Man’s best friend makes a brilliant addition to the cast of many children’s books! I realised that a whole host of stories I’ve read recently feature a dog either as a companion or as a central part of the plot. Dogs are a big part of many children’s lives and can have a unique connection with their owners. These books may be very different in style but they all share in celebrating man’s best friend!
Don’t Hug the Pug by Robin Jacobs illustrated by Matthew Hodson
Baby Likes to cuddle. He is allowed to hug the rug, the jug, the bug and the slug….but NOT the pug! Why not? What could be wrong with the pug?
A simple, rhyming narrative combines with larger-than-life, quirky illustrations to celebrate the natural curiosity of babies and their desire to play with things they shouldn’t! A great book to read aloud, children will love joining in with ‘Don’t hug the pug!’ and be highly amused by the rather smelly outcome! Grown-ups will recognise the persistence of the little chap as he tries to hug the pug and is told no over and over – without success. Pugs do have a reputation for being a bit smelly but perhaps on this occasion it’s a little undeserved! Great fun.
With thanks to Cicada Books for sending me this book to review.
My Dog Mouse by Eva Lindstrӧm
“Can I take Mouse for a walk?” I ask, and I’m always allowed. We set off, very slowly. Mouse walks at a snails pace. He stops at a lampposts and fences and sniffs for a long time. He’s old and fat with ears as thin as pancakes. His walk is a kind of waddle and he’s always pleased to see me.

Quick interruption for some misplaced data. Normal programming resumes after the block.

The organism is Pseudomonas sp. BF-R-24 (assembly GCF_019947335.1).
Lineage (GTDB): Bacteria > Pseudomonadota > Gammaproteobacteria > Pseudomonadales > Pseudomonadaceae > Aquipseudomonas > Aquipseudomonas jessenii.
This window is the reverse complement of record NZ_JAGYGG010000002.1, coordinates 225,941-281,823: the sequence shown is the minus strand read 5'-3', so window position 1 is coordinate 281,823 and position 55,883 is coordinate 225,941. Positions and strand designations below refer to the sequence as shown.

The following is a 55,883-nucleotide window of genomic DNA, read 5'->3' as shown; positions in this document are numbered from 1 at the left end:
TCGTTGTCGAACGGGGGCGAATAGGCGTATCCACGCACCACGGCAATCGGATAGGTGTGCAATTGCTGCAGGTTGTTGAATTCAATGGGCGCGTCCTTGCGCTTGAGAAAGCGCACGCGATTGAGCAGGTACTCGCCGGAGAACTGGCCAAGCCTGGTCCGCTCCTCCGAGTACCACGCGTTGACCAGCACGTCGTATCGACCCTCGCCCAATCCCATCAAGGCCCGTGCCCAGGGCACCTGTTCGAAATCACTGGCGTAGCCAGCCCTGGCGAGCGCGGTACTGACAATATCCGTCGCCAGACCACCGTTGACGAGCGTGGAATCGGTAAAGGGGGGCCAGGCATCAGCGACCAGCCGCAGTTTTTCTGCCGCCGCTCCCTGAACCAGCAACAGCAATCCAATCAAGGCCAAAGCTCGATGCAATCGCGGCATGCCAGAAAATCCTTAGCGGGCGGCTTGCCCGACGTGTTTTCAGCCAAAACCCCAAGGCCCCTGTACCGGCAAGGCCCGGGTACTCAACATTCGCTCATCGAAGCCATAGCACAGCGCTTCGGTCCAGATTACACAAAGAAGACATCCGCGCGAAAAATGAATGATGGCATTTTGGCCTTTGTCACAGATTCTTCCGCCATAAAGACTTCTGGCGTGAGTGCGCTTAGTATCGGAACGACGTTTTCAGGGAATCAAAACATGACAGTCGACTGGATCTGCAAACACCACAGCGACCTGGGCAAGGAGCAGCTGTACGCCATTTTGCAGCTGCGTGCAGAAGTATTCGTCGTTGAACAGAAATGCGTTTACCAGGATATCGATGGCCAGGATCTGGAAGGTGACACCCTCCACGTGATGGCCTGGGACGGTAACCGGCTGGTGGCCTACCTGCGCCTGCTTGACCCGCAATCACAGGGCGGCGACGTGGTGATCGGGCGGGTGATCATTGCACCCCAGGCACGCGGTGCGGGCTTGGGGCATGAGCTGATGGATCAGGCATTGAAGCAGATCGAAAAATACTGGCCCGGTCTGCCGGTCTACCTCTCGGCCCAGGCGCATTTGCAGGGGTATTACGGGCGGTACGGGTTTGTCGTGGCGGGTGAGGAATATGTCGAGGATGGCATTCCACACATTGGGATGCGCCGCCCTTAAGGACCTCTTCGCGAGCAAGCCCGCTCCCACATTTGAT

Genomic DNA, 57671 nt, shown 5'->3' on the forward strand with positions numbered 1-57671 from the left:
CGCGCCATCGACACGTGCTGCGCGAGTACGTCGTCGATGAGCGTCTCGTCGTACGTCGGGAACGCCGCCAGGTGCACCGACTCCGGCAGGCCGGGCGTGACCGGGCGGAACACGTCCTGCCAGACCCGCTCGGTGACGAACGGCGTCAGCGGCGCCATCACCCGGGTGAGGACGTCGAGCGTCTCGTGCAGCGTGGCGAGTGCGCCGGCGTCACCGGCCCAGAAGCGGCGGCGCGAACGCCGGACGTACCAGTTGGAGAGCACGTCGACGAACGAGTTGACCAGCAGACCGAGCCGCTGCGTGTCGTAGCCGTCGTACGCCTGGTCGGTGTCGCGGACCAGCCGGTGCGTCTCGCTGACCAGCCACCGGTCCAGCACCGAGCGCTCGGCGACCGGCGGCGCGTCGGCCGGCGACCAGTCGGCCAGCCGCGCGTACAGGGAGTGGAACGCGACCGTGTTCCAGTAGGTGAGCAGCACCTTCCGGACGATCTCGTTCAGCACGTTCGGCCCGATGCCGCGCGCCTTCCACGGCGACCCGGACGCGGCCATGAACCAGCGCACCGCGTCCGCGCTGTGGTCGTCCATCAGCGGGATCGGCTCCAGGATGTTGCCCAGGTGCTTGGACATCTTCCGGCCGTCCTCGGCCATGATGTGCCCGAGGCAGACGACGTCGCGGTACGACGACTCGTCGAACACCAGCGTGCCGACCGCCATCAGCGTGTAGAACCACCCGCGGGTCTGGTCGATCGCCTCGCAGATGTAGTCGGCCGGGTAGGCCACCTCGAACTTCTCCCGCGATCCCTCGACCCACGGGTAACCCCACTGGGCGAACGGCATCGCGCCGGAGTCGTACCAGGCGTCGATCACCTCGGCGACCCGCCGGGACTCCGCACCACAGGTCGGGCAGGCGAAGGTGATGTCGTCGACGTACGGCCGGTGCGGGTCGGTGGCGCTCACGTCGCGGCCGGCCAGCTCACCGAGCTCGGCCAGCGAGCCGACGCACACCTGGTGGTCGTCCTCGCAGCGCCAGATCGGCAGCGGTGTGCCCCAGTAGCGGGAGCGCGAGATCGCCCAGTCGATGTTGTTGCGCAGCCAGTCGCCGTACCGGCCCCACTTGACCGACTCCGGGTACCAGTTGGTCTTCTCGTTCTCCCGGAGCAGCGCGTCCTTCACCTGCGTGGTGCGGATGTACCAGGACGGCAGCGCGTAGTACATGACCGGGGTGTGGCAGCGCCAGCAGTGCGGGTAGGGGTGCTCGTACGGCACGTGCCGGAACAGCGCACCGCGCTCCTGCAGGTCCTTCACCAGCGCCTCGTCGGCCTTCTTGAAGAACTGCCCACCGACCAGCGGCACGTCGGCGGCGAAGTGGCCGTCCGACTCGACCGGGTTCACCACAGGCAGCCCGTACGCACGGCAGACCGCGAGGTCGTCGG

This is such a lovely, gentle story about an old dog called Mouse and a young girl who loves to take him for a walk. She might not own Mouse but as the story progresses you can see just how much she loves him, even if he is slow and fat and old. And he loves her too.
Beautifully paced with charming illustrations, and leaving you with a warm heart, My Dog Mouse is perfect for anyone who has ever owned and loved a dog into old age.
With thanks to Gecko Press for sending me this book to review.
McTavish Takes the Biscuit by Meg Rosof
When Pa Peachey decides to enter the town bake-off competition, his grand plans turn out to be far more impressive than his baking skills. As Pa’s ambitions start to crumble, rescues dog McTavish smells disaster in the making. Can he find a way to save the Peachey family from disaster yet again?
The third outing for McTavish and the Peachey family, this is a delightful tale full of trademark humour and heart as Pa Peachey attempts to bake. I love his grand plans and even though you can feel his family’s concern – and possible embarrassment – you have to admire his ambition as he tries to bake his way to glory! Family life is brilliantly brought to life with the Peachey children Betty, Ollie and Ava watching in dismay as their father creates chaos determined to win the bake off by creating a gingerbread sculpture of the Palace of Versailles! It is, of course, up to the wonderful McTavish to save the day and be the hero yet again. A great fun read for all the family to enjoy!
D-Day Dog by Tom Palmer